Plaintiffs failed to carry the burden of proof on the issue of agency. They failed to show that defendant Hugh Morton was the agent of the feme defendants; consequently, the acts of an employee of defendant Hugh Morton could not be imputed to the feme defendants.

“The plaintiff has the burden of proving that a particular person was at the time acting as a servant or agent of the defendant. An agent’s authority to bind his principal cannot be shown by the agent’s acts or declarations. This can be shown only by proof that the principal authorized the acts to be done or that, after they were done, he ratified them.” Lee, N. C. Law of Agency and Partnership, § 20. One who seeks to enforce against an alleged principal a contract made by an alleged agent has the burden of proving the existence of the agency and the authority of the agent to bind the principal by such contract. Supply Co. v. Hight, 268 N.C. 572, 151 S.E. 2d 50; O’Donnell v. Carr, 189 N.C. 77, 126 S.E. 112. A family relationship creates no presumption of agency between members of the family. Supply Co. v. Hight, supra.

“One who deals with an agent must, to protect himself, ascertain the extent-of-the ■ agent’s authority.” Rodman, J., speaking for our Supreme Court in Nationwide Homes v. Trust Co., 262 N.C. 79, 136 S.E. 2d 202.

“The burden of establishing the relation of principal and agent *311between defendant and said real estate agent is upon plaintiff. The relation can arise only from a contract between the parties, express or implied. * * * The law will not imply such a contract unless the same is clearly established by the facts.” O’Donnell v. Carr, supra.

Defendants’ motion for judgment as of nonsuit was proper also for that the alleged representations or restrictions were in violation of the statute of frauds.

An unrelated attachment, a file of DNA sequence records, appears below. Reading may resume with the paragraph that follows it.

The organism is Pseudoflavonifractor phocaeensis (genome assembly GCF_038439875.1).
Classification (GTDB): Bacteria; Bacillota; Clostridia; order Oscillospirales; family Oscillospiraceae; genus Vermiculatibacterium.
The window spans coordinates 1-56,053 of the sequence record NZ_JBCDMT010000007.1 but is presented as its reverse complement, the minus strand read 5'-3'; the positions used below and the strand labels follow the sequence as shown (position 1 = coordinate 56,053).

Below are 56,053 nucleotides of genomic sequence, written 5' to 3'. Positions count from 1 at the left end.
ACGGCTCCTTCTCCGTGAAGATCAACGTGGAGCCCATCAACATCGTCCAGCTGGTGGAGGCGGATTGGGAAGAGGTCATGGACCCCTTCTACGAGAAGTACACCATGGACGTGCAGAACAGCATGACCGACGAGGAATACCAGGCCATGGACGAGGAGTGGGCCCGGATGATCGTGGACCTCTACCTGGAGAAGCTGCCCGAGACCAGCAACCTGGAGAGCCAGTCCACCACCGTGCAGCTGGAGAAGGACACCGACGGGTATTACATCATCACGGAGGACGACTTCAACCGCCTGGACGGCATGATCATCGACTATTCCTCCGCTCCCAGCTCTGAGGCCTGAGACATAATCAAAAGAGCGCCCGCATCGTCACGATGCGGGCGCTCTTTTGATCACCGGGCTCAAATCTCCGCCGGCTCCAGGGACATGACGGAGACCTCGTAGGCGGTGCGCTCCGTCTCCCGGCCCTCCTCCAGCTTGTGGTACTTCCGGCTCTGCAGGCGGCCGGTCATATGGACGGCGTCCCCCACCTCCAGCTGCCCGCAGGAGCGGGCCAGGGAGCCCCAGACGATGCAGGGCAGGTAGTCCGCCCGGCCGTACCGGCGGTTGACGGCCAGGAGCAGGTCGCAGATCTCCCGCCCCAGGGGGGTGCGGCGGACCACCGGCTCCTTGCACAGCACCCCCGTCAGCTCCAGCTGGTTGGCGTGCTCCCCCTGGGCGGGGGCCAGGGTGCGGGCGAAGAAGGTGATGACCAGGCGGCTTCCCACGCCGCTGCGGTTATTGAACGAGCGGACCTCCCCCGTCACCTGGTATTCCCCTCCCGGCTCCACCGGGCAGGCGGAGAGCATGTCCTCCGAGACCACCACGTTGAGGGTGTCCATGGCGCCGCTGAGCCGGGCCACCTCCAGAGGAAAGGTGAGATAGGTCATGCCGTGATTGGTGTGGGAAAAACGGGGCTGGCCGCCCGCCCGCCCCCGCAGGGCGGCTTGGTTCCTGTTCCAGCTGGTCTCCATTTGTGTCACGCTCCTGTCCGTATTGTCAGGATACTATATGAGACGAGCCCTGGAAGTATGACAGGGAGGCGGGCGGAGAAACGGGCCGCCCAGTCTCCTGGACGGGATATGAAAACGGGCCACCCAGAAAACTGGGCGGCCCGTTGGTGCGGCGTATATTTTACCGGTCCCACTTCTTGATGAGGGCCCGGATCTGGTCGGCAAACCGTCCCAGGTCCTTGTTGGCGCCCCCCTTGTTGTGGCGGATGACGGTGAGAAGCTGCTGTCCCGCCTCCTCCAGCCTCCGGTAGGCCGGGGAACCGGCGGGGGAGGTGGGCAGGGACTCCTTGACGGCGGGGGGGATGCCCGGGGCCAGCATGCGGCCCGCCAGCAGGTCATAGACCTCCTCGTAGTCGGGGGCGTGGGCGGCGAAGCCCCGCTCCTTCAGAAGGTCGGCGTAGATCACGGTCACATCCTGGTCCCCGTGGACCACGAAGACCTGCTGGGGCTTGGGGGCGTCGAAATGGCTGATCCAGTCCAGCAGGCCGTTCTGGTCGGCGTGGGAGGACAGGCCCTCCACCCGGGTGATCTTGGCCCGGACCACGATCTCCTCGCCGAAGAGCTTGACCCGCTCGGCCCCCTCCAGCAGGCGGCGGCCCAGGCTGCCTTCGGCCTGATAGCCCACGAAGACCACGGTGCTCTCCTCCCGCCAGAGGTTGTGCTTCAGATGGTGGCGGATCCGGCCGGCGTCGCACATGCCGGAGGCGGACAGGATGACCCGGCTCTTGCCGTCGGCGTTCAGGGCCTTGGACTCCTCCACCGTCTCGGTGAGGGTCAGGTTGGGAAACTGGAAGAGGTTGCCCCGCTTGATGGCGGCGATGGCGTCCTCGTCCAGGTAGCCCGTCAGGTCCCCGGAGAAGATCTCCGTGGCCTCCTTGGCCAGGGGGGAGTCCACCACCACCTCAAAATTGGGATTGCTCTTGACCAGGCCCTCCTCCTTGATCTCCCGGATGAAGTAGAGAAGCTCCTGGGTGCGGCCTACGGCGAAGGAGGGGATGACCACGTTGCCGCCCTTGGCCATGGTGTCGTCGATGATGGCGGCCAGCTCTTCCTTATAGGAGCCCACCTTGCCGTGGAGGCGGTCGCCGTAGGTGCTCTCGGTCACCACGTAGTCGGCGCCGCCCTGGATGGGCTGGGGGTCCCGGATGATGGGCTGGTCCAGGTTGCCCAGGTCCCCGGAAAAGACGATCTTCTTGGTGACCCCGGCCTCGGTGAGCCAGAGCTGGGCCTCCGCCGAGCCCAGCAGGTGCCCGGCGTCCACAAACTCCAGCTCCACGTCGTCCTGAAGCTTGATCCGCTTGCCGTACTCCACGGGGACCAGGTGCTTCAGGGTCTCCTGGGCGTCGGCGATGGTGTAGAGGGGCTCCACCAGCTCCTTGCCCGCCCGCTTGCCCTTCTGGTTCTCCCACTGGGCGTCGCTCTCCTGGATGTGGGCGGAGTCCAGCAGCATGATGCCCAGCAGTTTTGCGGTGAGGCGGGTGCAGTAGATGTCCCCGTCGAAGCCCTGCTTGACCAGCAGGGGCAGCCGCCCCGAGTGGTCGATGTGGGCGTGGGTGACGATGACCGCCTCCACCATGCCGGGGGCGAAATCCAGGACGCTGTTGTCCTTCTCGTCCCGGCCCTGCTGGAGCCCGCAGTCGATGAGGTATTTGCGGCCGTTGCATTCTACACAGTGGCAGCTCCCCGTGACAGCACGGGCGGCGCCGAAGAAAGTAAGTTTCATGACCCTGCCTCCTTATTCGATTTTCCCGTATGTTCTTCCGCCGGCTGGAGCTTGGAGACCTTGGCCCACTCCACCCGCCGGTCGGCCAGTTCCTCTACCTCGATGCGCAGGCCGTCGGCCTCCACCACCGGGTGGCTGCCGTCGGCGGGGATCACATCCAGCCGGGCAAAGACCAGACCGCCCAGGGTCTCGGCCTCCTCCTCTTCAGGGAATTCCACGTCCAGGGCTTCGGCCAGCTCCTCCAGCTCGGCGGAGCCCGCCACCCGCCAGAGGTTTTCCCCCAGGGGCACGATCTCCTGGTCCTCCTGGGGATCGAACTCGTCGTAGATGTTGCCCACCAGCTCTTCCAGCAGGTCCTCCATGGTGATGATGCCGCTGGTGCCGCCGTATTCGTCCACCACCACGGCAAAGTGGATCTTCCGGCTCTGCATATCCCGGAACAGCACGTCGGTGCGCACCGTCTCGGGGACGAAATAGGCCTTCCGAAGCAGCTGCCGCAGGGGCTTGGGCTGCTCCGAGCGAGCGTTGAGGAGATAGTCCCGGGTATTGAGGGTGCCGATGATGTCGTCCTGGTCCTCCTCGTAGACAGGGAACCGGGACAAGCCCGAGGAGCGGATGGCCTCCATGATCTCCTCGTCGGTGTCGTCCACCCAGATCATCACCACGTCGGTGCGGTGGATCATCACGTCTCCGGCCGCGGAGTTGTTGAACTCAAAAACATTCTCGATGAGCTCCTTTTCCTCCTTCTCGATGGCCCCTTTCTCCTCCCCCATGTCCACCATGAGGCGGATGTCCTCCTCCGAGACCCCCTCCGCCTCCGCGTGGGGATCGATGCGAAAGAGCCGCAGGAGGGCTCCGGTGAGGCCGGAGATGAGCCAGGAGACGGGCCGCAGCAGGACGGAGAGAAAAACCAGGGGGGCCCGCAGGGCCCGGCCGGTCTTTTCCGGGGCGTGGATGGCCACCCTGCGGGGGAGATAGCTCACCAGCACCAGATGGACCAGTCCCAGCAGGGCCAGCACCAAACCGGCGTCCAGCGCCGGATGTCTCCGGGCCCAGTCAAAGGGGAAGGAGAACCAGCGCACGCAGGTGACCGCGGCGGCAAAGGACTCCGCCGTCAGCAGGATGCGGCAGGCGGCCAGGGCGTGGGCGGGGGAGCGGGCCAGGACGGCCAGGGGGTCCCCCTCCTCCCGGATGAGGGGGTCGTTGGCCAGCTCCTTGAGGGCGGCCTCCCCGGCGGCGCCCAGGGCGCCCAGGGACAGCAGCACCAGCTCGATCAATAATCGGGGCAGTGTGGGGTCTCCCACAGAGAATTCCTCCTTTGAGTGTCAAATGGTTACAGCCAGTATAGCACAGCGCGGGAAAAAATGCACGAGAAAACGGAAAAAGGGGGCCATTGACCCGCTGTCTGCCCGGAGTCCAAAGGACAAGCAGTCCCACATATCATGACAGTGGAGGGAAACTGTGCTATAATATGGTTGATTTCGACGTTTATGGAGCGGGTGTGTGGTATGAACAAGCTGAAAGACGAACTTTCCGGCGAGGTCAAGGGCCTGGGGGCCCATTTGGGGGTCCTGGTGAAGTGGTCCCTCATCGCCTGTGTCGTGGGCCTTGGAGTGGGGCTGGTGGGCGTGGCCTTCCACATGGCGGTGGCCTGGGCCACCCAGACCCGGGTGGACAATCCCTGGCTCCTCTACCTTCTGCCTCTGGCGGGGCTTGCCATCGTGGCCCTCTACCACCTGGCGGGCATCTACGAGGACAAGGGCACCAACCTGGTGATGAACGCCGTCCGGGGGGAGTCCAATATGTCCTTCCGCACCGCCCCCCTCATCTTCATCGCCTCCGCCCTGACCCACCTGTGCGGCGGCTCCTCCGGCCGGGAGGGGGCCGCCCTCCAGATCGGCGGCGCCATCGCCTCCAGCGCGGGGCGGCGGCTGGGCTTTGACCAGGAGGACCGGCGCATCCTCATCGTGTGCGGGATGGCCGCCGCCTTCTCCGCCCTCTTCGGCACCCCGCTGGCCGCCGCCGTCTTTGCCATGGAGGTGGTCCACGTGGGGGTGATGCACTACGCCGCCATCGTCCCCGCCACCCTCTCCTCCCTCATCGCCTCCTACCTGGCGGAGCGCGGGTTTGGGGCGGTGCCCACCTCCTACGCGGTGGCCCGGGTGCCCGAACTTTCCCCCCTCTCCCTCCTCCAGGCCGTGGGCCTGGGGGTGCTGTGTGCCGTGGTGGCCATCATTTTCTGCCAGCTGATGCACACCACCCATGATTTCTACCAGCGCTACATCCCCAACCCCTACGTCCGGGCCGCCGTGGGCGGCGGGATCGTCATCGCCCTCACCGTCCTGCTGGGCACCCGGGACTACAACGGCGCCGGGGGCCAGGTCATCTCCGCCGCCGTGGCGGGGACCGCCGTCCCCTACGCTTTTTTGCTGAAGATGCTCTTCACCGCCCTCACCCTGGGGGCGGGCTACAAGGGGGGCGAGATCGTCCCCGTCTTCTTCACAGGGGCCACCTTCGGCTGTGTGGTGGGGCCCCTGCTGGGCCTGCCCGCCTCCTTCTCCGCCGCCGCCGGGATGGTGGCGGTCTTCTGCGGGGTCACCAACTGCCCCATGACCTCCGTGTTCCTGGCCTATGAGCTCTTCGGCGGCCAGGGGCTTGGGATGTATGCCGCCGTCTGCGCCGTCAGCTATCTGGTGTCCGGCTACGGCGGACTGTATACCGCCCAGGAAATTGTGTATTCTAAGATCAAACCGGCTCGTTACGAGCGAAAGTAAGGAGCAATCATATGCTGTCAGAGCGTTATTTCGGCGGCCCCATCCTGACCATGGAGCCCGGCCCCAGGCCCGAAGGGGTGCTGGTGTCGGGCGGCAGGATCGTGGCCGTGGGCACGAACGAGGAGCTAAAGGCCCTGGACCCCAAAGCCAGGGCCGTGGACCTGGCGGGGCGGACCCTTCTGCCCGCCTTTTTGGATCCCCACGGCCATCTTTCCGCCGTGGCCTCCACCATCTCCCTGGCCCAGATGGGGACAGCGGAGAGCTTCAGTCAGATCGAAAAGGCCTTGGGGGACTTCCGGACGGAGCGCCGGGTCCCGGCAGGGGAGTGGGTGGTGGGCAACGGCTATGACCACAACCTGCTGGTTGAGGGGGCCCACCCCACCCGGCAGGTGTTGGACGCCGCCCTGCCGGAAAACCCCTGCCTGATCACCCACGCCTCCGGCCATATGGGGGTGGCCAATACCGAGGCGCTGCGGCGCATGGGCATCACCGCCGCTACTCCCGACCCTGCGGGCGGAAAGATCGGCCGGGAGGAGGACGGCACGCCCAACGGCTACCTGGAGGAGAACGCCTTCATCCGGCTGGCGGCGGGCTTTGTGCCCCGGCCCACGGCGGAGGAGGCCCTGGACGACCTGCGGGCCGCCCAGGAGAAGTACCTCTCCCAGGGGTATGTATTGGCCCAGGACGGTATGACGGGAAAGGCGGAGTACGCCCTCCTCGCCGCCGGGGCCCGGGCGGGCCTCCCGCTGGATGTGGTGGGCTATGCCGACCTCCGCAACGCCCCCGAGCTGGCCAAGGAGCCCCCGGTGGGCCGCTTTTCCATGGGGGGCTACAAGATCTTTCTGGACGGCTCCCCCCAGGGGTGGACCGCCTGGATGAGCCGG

Many of the legal questions involved here were thoroughly discussed by Varser, J., speaking for our Supreme Court in Davis v. Robinson, 189 N.C. 589, 127 S.E. 697. The following excerpts from the opinion are pertinent: “Plaintiffs’ prayer for injunctive relief presupposes an easement in favor of their lots and a servitude in the defendants’ lots. * * * An easement is an incorporeal hereditament, and is an interest in the servient estate. * * * Negative easements are those where the owner of a servient estate is prohibited from doing something otherwise lawful upon his estate, because it will affect the dominant estate. * * * An easement, being a hereditament, is expressly included within this statute (the statute of frauds). * * * Negative easements are within the Statute of Frauds and cannot be proved by parol.” Since its rendition, this decision has been cited many times. See Hege v. Sellers, 241 N.C. 240, 84 S.E. 2d 892.

The pertinent portion of our statute of frauds, G.S. 22-2, provides as follows: “All contracts to sell or convey any lands, tenements or hereditaments, or any interest in or concerning them, * * * shall be void unless said contract, or some memorandum or note thereof, be put in writing and signed by the party to be charged therewith, or by some other person by him thereto lawfully authorized.” (Emphasis ours).

Plaintiffs’ contentions regarding the representations and promises of Mrs. Johnson would tend to establish a negative easement, which, under the decisions of our Supreme Court, clearly comes within the statute of frauds.

In Weant v. McCanless, 235 N.C. 384, 70 S.E. 2d 196, Denny, J. (later C.J.), speaking for the court, sets forth the three ways in which the statute of frauds may be taken advantage of. The second method is as follows: “The contract, as alleged, may be denied and the statute pleaded, and in such case if it ‘develops on the trial that the contract is in parol, it must be declared invalid.’ ”

The evidence in the case at bar showed that the alleged contract was in parol; therefore, the Superior Court properly declared it invalid.

*312In view of the foregoing, we do not deem it necessary to consider the other assignments of error made by plaintiffs.

The judgment of the Superior Court is


Mallard, C.J., and Morris, J., concur.